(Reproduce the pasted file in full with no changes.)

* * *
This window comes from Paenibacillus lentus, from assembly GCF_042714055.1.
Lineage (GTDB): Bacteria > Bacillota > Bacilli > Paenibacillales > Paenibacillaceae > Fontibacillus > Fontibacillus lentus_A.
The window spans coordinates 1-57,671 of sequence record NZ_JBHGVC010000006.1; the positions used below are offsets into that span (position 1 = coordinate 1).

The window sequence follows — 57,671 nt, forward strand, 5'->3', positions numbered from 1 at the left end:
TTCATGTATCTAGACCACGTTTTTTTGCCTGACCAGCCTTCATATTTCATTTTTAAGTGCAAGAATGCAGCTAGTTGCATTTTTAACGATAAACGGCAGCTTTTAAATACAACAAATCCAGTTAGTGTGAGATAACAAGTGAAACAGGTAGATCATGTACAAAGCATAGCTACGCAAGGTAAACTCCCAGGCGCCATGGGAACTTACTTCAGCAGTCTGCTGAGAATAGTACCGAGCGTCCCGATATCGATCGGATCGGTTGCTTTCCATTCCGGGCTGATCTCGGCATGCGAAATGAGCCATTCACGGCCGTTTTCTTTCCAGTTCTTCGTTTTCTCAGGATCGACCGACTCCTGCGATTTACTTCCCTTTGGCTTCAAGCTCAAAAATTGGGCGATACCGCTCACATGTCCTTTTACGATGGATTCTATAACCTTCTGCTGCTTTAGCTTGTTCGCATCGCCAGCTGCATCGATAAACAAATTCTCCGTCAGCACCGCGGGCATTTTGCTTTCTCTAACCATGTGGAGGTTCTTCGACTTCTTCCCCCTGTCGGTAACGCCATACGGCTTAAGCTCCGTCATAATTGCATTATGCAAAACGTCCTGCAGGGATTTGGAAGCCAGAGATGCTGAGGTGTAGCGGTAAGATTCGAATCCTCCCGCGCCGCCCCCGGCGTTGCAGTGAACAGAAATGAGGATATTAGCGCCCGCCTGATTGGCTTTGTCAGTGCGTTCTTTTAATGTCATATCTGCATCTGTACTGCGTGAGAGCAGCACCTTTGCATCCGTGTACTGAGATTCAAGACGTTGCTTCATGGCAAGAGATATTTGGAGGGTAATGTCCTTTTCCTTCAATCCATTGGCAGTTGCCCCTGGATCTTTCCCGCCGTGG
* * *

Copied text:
This window comes from Paenibacillus lentus, from assembly GCF_042714055.1.
Lineage (GTDB): Bacteria > Bacillota > Bacilli > Paenibacillales > Paenibacillaceae > Fontibacillus > Fontibacillus lentus_A.
The window spans coordinates 1-57,671 of sequence record NZ_JBHGVC010000006.1; the positions used below are offsets into that span (position 1 = coordinate 1).

The window sequence follows — 57,671 nt, forward strand, 5'->3', positions numbered from 1 at the left end:
TTCATGTATCTAGACCACGTTTTTTTGCCTGACCAGCCTTCATATTTCATTTTTAAGTGCAAGAATGCAGCTAGTTGCATTTTTAACGATAAACGGCAGCTTTTAAATACAACAAATCCAGTTAGTGTGAGATAACAAGTGAAACAGGTAGATCATGTACAAAGCATAGCTACGCAAGGTAAACTCCCAGGCGCCATGGGAACTTACTTCAGCAGTCTGCTGAGAATAGTACCGAGCGTCCCGATATCGATCGGATCGGTTGCTTTCCATTCCGGGCTGATCTCGGCATGCGAAATGAGCCATTCACGGCCGTTTTCTTTCCAGTTCTTCGTTTTCTCAGGATCGACCGACTCCTGCGATTTACTTCCCTTTGGCTTCAAGCTCAAAAATTGGGCGATACCGCTCACATGTCCTTTTACGATGGATTCTATAACCTTCTGCTGCTTTAGCTTGTTCGCATCGCCAGCTGCATCGATAAACAAATTCTCCGTCAGCACCGCGGGCATTTTGCTTTCTCTAACCATGTGGAGGTTCTTCGACTTCTTCCCCCTGTCGGTAACGCCATACGGCTTAAGCTCCGTCATAATTGCATTATGCAAAACGTCCTGCAGGGATTTGGAAGCCAGAGATGCTGAGGTGTAGCGGTAAGATTCGAATCCTCCCGCGCCGCCCCCGGCGTTGCAGTGAACAGAAATGAGGATATTAGCGCCCGCCTGATTGGCTTTGTCAGTGCGTTCTTTTAATGTCATATCTGCATCTGTACTGCGTGAGAGCAGCACCTTTGCATCCGTGTACTGAGATTCAAGACGTTGCTTCATGGCAAGAGATATTTGGAGGGTAATGTCCTTTTCCTTCAATCCATTGGCAGTTGCCCCTGGATCTTTCCCGCCGTGG